awaking the next day, it hardly matters to my life that another victory will have to await next season.
Then she fell asleep, awaking towards evening to find Bompard at the cave mouth telling her that supper was ready.
When I have been awaking at night, it has not been far from my thoughts.
And yet a cry from Andree suddenly set Valentine erect, awaking to the reality of her position.
On his awaking, they gave him a packet which had been brought from the minister of war.
Then suddenly Jerome, with no stir of awaking, opened his eyes and looked at her.
As I have said, the newspapers have been a vital element in awaking the public.
At the same time the home government was awaking to the fact that the colonies were not under strict control.
At the first sign of his awaking she was on her feet with her hand upon the bell.
So natural was her awaking that she did not realize that she had been asleep at all.
a merger of two Middle English verbs: 1. awaken, from Old English awæcnan (earlier onwæcnan; strong, past tense awoc, past participle awacen) "to awake, arise, originate," from a "on" + wacan "to arise, become awake" (see wake (v.)); and 2. awakien, from Old English awacian (weak, past participle awacode) "to awaken, revive; arise; originate, spring from," from a "on" (see a (2)) + wacian "to be awake, remain awake, watch" (see watch (v.)).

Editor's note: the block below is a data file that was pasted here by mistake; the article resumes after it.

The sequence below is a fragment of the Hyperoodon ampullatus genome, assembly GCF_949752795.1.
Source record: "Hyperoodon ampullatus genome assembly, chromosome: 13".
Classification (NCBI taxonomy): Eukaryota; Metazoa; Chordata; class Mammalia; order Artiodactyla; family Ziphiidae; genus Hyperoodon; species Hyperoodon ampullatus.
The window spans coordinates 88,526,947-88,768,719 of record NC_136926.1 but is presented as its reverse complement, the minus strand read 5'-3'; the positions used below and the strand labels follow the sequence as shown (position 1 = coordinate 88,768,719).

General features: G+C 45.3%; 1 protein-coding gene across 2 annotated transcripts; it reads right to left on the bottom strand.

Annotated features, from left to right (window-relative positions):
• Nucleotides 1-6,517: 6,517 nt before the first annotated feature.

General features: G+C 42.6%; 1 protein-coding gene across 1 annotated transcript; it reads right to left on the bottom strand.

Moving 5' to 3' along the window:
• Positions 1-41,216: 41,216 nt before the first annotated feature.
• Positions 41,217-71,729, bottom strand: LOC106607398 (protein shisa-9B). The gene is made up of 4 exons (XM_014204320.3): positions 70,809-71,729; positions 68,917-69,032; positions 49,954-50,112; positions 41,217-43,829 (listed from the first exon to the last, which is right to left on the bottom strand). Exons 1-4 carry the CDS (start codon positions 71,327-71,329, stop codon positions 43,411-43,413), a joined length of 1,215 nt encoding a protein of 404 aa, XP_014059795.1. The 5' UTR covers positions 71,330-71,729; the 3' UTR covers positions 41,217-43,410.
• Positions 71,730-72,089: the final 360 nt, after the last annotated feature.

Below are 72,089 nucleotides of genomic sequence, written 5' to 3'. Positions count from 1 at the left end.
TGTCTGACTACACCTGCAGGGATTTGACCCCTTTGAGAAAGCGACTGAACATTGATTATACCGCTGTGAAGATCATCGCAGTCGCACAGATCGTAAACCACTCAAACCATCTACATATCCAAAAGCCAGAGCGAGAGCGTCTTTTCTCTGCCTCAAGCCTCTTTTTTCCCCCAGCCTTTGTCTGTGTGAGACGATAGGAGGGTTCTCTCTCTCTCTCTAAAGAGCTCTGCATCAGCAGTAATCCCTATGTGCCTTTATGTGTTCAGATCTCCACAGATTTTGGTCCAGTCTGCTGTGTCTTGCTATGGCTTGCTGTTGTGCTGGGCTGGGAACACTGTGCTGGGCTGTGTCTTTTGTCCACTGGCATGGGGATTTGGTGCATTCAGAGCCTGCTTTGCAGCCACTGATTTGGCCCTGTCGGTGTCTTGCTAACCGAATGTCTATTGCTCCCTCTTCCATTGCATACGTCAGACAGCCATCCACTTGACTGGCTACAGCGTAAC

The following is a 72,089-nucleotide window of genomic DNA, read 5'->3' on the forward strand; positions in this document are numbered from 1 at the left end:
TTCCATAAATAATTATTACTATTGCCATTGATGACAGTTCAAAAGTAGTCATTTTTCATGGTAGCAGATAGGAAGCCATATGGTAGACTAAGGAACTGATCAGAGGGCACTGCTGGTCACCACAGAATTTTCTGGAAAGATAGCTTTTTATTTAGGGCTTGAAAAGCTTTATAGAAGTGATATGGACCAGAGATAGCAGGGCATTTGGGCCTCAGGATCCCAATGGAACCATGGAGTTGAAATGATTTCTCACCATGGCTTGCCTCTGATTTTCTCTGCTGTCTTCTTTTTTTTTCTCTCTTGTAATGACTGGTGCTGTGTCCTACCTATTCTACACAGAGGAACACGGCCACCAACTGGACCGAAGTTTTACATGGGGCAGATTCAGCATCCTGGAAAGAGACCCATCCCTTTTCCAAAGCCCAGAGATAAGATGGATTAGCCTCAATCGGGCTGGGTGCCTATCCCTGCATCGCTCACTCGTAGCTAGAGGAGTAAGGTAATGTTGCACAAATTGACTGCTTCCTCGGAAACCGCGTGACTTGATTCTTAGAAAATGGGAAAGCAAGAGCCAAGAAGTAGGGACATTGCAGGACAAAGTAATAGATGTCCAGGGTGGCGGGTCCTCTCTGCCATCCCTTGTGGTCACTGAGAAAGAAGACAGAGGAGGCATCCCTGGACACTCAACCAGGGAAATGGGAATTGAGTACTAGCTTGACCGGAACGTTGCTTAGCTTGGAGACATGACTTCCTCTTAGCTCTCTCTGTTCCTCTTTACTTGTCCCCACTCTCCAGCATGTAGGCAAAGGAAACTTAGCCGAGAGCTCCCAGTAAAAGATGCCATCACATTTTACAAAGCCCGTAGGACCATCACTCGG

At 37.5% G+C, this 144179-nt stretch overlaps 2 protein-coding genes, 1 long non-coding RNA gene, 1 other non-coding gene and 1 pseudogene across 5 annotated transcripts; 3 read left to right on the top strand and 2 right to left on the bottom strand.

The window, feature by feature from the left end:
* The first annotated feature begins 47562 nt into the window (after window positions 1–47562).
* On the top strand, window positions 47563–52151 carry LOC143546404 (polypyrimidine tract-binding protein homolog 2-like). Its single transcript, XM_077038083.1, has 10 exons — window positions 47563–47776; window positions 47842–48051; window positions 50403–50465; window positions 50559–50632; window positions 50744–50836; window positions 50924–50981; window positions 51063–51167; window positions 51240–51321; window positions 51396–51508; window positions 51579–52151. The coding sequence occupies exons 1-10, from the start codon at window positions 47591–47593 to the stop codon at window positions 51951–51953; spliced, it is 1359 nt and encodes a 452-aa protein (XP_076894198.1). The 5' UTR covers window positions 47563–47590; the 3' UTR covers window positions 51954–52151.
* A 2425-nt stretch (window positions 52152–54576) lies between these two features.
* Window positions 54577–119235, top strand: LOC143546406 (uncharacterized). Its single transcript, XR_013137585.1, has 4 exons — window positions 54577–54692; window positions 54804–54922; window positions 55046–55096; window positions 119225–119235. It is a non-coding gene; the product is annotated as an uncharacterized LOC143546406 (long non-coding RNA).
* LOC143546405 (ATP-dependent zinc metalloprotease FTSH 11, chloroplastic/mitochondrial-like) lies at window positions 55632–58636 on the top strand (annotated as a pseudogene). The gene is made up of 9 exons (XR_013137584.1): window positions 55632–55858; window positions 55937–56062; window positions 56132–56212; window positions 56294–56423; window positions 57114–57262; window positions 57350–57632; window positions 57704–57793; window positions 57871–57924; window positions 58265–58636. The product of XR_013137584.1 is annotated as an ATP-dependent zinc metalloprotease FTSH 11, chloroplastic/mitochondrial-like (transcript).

Both originally were intransitive only; the transitive sense being expressed by Middle English awecchen (from Old English aweccan) until later Middle English. In Modern English, the tendency has been to restrict the strong past tense and past participle (awoke, awoken) to the original intransitive sense and the weak inflection (awakened) to the transitive, but this never has been complete (see wake (v.); also cf. awaken).
"not asleep," c.1300, shortened from awaken, past participle of Old English awæcnan (see awaken).